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Cell. 1986 Jul 4;46(1):105-13.

Yeast killer toxin: site-directed mutations implicate the precursor protein as the immunity component.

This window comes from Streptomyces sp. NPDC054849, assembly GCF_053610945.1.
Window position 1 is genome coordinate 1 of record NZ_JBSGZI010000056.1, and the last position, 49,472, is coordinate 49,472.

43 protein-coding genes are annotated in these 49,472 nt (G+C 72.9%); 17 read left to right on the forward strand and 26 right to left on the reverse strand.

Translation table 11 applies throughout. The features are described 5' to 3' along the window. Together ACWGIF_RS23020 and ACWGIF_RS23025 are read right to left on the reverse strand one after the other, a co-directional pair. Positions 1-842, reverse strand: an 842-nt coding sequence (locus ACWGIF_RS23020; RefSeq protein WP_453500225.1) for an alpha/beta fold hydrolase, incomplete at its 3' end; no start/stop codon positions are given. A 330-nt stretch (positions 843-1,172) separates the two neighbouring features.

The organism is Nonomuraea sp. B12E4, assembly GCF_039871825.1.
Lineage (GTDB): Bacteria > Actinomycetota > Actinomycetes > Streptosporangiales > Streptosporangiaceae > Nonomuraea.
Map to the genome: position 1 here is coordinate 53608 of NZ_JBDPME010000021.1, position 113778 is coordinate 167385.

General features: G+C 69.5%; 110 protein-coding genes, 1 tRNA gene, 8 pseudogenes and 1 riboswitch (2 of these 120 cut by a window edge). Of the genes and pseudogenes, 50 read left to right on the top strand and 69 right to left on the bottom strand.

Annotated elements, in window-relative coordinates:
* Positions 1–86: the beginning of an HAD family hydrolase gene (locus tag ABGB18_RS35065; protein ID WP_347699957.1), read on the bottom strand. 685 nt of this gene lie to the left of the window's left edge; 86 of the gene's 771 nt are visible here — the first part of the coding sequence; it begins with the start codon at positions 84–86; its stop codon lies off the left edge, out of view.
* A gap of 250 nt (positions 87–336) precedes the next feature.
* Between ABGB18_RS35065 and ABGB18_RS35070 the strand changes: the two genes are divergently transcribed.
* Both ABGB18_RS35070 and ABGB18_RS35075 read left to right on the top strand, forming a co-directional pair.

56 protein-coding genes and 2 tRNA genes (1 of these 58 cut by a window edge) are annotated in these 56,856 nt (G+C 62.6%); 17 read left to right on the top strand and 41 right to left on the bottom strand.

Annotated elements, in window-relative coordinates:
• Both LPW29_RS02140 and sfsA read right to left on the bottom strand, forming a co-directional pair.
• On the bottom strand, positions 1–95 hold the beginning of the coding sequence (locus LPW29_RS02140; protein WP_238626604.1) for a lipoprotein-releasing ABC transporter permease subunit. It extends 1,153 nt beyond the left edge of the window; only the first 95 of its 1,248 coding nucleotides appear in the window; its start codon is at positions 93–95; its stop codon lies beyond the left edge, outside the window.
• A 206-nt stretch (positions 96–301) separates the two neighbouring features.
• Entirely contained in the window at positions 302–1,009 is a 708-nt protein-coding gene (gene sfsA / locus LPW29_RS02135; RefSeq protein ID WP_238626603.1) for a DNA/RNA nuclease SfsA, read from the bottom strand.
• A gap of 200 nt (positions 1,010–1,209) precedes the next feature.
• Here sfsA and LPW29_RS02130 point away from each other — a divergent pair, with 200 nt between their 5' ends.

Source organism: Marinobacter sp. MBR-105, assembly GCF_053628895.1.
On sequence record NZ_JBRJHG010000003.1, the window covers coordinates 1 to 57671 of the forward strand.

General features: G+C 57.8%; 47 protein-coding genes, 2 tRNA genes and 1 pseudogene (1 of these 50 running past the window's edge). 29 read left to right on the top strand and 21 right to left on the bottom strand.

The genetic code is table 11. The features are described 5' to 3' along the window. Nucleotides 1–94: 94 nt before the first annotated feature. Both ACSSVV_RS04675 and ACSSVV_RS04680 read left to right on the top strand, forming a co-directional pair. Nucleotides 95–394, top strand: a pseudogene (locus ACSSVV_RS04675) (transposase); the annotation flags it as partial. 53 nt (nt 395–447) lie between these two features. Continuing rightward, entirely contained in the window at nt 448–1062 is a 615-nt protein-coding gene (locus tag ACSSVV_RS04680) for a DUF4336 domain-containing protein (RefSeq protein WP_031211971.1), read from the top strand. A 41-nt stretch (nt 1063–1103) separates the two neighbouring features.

Yeast killer toxin and a component giving immunity to it are both encoded by a gene specifying a single 35 kd precursor polypeptide. This precursor is composed of a leader peptide, the alpha and beta subunits of the secreted toxin, and a glycosylated gamma peptide separating the latter. The toxin subunits are proteolytically processed from the precursor during toxin secretion. Using site-directed mutagenesis, we have identified a region of the precursor gene necessary for expression of the immunity phenotype. This immunity-coding region extends through the C-terminal half of the alpha subunit into the N-terminal part of the gamma glycopeptide. Mutations in other parts of the gene allow full immunity but produce precursors that fail to be processed. The precursor can therefore confer immunity, and we propose that it does so in the wild type by competing with mature toxin for binding to a membrane receptor.

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